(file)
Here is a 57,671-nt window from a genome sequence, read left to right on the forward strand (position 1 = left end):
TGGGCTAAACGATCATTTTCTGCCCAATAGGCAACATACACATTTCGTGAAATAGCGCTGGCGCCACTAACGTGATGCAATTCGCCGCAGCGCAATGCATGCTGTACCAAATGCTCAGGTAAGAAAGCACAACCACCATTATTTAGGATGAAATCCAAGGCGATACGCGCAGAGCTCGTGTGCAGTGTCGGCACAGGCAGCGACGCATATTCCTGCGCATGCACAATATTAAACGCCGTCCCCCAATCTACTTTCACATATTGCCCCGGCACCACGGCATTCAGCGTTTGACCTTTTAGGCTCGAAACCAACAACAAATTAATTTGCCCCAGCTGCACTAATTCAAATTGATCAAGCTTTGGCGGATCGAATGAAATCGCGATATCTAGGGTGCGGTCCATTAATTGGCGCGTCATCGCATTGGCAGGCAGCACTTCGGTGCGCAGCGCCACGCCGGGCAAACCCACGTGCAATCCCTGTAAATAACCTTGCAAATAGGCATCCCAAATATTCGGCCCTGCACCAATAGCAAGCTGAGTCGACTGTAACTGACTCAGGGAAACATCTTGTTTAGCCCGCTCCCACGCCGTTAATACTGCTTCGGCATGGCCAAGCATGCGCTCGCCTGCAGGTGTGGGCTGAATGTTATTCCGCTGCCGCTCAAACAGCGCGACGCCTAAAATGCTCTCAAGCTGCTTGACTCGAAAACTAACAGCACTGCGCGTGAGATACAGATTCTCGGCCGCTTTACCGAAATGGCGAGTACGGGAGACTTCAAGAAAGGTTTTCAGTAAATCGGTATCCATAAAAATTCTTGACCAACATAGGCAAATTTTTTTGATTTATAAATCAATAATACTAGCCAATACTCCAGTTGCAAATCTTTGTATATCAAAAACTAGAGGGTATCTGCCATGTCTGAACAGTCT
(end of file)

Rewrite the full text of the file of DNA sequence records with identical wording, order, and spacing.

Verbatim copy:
Here is a 57,671-nt window from a genome sequence, read left to right on the forward strand (position 1 = left end):
TGGGCTAAACGATCATTTTCTGCCCAATAGGCAACATACACATTTCGTGAAATAGCGCTGGCGCCACTAACGTGATGCAATTCGCCGCAGCGCAATGCATGCTGTACCAAATGCTCAGGTAAGAAAGCACAACCACCATTATTTAGGATGAAATCCAAGGCGATACGCGCAGAGCTCGTGTGCAGTGTCGGCACAGGCAGCGACGCATATTCCTGCGCATGCACAATATTAAACGCCGTCCCCCAATCTACTTTCACATATTGCCCCGGCACCACGGCATTCAGCGTTTGACCTTTTAGGCTCGAAACCAACAACAAATTAATTTGCCCCAGCTGCACTAATTCAAATTGATCAAGCTTTGGCGGATCGAATGAAATCGCGATATCTAGGGTGCGGTCCATTAATTGGCGCGTCATCGCATTGGCAGGCAGCACTTCGGTGCGCAGCGCCACGCCGGGCAAACCCACGTGCAATCCCTGTAAATAACCTTGCAAATAGGCATCCCAAATATTCGGCCCTGCACCAATAGCAAGCTGAGTCGACTGTAACTGACTCAGGGAAACATCTTGTTTAGCCCGCTCCCACGCCGTTAATACTGCTTCGGCATGGCCAAGCATGCGCTCGCCTGCAGGTGTGGGCTGAATGTTATTCCGCTGCCGCTCAAACAGCGCGACGCCTAAAATGCTCTCAAGCTGCTTGACTCGAAAACTAACAGCACTGCGCGTGAGATACAGATTCTCGGCCGCTTTACCGAAATGGCGAGTACGGGAGACTTCAAGAAAGGTTTTCAGTAAATCGGTATCCATAAAAATTCTTGACCAACATAGGCAAATTTTTTTGATTTATAAATCAATAATACTAGCCAATACTCCAGTTGCAAATCTTTGTATATCAAAAACTAGAGGGTATCTGCCATGTCTGAACAGTCT